Danica Anderson Glaser

danicaandersonDanica Anderson Glaser graduated from Harvard Law School in May 2010. She is currently a trial attorney with the Environmental Enforcement Section of the U.S. Department of Justice, Environment and Natural Resources Division, in Washington, DC. While at HLS, she was actively involved in the law school’s environmental community, serving as Editor-in-Chief of the Environmental Law Review and Secretary and Treasurer of the Environmental Law Society. She also worked as a research assistant for the Environmental Law and Policy Clinic and completed internships with the Massachusetts Attorney General’s Environmental Crimes Strike Force, Earthjustice, and the Conservation Law Foundation.

After graduating from HLS, Danica spent a year clerking at the Massachusetts Supreme Judicial Court in downtown Boston. The following year, she completed a law fellowship with Oceana in Washington, DC, where she worked with the organization’s assistant general counsel to provide a full spectrum of legal assistance for Oceana’s marine conservation campaigns. This included conducting research, pursuing litigation, and providing legal advice. Currently, working for the DOJ ENRD’s Environmental Enforcement Section, Danica represents the United States in civil cases brought by EPA and other federal agencies for violations of the nation’s environmental laws, particularly the Clean Air Act, Clean Water Act, CERCLA and RCRA, and for natural resource damages.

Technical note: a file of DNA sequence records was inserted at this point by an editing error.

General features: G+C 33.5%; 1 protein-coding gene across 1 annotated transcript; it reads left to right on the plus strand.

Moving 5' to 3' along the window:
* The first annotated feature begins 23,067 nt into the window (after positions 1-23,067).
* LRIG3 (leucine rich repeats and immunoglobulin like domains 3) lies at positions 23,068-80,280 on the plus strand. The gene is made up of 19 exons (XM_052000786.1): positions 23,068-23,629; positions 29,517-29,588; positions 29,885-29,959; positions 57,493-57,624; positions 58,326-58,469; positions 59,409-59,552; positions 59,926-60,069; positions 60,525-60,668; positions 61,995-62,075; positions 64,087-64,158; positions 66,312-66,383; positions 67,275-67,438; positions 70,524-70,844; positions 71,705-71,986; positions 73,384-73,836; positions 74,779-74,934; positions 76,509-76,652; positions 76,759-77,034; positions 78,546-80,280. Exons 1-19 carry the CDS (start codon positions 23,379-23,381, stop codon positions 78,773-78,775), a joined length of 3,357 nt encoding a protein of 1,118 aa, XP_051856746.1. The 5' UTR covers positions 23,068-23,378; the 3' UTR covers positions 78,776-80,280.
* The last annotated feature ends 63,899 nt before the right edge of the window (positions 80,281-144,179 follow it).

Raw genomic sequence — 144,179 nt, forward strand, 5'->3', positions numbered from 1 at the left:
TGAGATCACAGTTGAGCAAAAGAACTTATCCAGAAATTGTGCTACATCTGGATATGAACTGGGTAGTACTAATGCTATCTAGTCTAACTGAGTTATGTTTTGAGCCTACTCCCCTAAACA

Danica has a few recommendations for current HLS students interested in environmental law. First, she advises students to take advantage of the opportunities HLS has to offer – becoming involved with the Environmental Law Society and the Environmental Law Review provides students with the opportunity to network with like-minded individuals with whom they will likely continue to work throughout their careers. Participation in the Environmental Law Clinic allows students to gain practical work experience and explore different practice options during the school year.

Second, she recommends that, because environmental law is a fairly small field, students looking for environmental law jobs be as flexible as possible, in geographic location, practice setting, and issue area. Full-time environmental litigation is not the only option for an attorney interested in environmental law—for example, new attorneys can gain both litigation and policy experience through in-house counsel positions with nonprofits, such as the Oceana fellowship Danica completed.

Finally, Danica notes that although environmental law jobs can be difficult to find, the effort is worth it. Working in environmental law is an opportunity that allows you to make the world a better place while exploring incredibly diverse subject matter and tackling challenging and novel issues. If you’re passionate about the environment, this is an incredibly exciting and fulfilling career.

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